They enable the electronic processing of healthcare claims. Any
differences in functionality the speed with which plaintiff's
consumers may begin using its software or the number of options
defendants' software provides do not detract from their overall
similarity. See Kos Pharms., 269 F.3d at 723 ("The question is
not whether it is possible to distinguish between the products
but whether, and to what extent, the products seem related,
`whether because of [their] near-identity, . . . or similarity of
function, or other factors.'") (quoting A & H,
237 F.3d at 215). Accordingly, this factor favors plaintiff.
10. Other Facts Suggesting the Public Might Expect the Prior
Owner to Manufacture Both Products
This factor allows courts to consider "the nature of the
products or the relevant market, the practices of the other
companies in the relevant fields, or any other circumstances that
bear on whether consumers might reasonably expect both products
to have the same source." Kos Pharms., 369 F.3d at 724.
Unlike in Kos Pharmaceuticals, where consumers could expect
the maker of one drug to make the other because it was
complimentary and could be viewed as a natural brand
extension,*fn7 there is nothing in the record to suggest
that consumers would expect Emdeon's software, which directly
competes against plaintiff's, to be an extension of plaintiff's
LINE products. Indeed, although the parties sell their products
under their respective marks, the products themselves have very
distinct names. Emdeon's product is called WebMD Office.
Plaintiff's products are called WebLINK, ClaimLink 1500 and WinLINK. These different
product names further distinguish the sources of the software and
make it unlikely that consumers would believe that Emdeon's
software is an extension of the LINK products.
In sum, the tenth factor favors defendants.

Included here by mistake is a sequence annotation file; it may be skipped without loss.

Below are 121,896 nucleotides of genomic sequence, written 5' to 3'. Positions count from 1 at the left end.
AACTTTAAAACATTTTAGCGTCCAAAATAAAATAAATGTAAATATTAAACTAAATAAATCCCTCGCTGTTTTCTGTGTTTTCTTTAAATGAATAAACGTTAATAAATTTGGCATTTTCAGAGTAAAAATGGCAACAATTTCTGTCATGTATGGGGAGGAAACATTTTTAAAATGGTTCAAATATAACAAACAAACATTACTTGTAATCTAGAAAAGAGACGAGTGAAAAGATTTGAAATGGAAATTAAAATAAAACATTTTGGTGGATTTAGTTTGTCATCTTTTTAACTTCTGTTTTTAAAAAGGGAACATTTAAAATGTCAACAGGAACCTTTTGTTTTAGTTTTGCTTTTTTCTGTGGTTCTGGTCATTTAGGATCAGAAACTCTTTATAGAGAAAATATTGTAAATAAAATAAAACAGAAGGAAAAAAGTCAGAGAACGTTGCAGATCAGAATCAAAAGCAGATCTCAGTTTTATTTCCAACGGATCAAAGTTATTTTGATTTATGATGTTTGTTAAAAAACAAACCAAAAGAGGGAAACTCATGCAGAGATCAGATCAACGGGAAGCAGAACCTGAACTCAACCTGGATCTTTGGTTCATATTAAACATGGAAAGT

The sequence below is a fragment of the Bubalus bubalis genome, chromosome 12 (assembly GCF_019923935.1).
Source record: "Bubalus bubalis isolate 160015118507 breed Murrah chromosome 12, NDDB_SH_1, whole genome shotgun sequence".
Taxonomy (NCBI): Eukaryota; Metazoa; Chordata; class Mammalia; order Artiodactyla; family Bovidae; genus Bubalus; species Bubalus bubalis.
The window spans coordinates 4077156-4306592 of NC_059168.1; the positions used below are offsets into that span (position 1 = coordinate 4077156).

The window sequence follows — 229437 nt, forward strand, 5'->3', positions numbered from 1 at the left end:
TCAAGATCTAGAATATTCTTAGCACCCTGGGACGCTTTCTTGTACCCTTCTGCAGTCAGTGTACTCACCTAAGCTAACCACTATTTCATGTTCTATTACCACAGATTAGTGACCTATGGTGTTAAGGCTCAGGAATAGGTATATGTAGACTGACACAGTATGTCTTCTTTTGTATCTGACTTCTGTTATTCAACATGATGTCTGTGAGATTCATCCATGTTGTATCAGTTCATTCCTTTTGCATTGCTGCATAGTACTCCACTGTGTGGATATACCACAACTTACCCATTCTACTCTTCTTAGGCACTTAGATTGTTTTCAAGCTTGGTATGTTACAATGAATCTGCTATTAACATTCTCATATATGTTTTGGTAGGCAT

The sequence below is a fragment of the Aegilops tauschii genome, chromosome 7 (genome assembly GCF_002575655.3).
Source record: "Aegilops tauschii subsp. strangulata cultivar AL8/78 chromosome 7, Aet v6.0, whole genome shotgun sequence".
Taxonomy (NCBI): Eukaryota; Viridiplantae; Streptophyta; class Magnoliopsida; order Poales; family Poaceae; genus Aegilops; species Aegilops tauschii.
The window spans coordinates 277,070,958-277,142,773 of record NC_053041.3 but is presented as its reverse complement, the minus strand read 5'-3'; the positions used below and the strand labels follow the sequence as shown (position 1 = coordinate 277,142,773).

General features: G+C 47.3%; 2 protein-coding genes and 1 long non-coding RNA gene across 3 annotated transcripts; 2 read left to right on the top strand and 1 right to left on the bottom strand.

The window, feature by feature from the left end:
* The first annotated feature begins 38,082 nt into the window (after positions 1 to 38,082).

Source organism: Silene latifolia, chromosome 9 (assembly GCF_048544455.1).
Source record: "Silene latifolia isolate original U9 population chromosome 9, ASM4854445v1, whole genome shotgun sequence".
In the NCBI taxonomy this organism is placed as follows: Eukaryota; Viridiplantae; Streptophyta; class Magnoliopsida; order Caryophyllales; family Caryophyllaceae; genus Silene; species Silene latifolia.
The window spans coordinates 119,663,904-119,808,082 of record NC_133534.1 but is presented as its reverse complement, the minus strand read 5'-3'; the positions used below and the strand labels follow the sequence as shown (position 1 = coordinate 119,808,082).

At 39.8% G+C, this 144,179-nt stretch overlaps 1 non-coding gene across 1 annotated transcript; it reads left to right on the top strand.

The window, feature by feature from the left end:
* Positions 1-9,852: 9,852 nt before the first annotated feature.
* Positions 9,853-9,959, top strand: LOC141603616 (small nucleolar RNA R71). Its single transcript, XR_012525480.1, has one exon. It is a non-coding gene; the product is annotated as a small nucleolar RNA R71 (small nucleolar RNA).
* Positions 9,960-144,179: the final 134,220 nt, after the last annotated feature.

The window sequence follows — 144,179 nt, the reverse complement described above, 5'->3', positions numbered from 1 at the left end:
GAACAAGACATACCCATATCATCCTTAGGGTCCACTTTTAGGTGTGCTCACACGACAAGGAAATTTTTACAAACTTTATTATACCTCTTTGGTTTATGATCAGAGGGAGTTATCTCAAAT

II. Weighing the Lapp Factors
This case essentially comes down to whether a mark that sounds
arguably similar to another mark, but is otherwise
distinguishable, should be enjoined from use. In order to place
this issue in context, it is necessary to take a step back in
time when plaintiff's mark was M.D. ON-LINE and defendants' mark
was WebMD. Notably, if the Lapp factor analysis conducted above
had been applied to these two marks, every factor would be
supported by the same facts but for the first similarity of the
marks. Under that factor, the marks would appear different, sound
different, but have a similar meaning. Apparently, when the WebMD
mark was used, consumers were not confused. But because
defendants changed their mark to emdeon, which appears different,
means something different, but arguably sounds similar, plaintiff
argues that is sufficient to enjoin its use. This Court
Similarity of the marks the most important factor weighs in
favor of defendants. As articulated above, the marks appear
different, mean something different, and sound different.
Further, consumers are sophisticated and exercise a heightened
degree of care before purchasing the products at issue. In
addition, the defendants adopted the emdeon mark in good faith.
Taking these factors together, the Court finds they outweigh the
factors favoring plaintiff. The dissimilarity in the marks
combined with consumer sophistication and care make it unlikely
that consumers will be confused even though the parties' products are
marketed through the same channels of trade, are targeted at the
same consumers, and function similarly. These products are used
over the internet. Any marketing done by the parties would, of
necessity, direct consumers to the appropriate website. As a
result, the sophisticated consumers will be able to readily and
easily distinguish between the parties' products. The plaintiff's
weak-to-moderate strength in its mark does not alter this
Accordingly, because a balance of the factors tips heavily in
favor of defendants, the Court finds that plaintiff has not
demonstrated that it has a reasonable likelihood of success of
demonstrating there exists a likelihood of confusion.
III. Irreparable Harm/Balancing of Equities/Public
Since there is no reasonable likelihood of success on the
merits, there can be no irreparable harm. See Cumberland Packing
Corp. v. Monsanto Co., 32 F. Supp. 2d 561, 580 (E.D.N.Y. 1999);
Microwave Sys. Corp. v. Apple Computer, Inc.,
126 F. Supp. 2d 1207, 1218 (S.D. Iowa 2000). As a result, the final two
preliminary injunction factors favor defendants as well. Clearly,
absent a showing of likelihood of confusion and irreparable harm,
the balancing of the equities and public interest require that
plaintiff's motion be denied. CONCLUSION
For the aforesaid reasons, plaintiff's motion for preliminary
injunction is denied.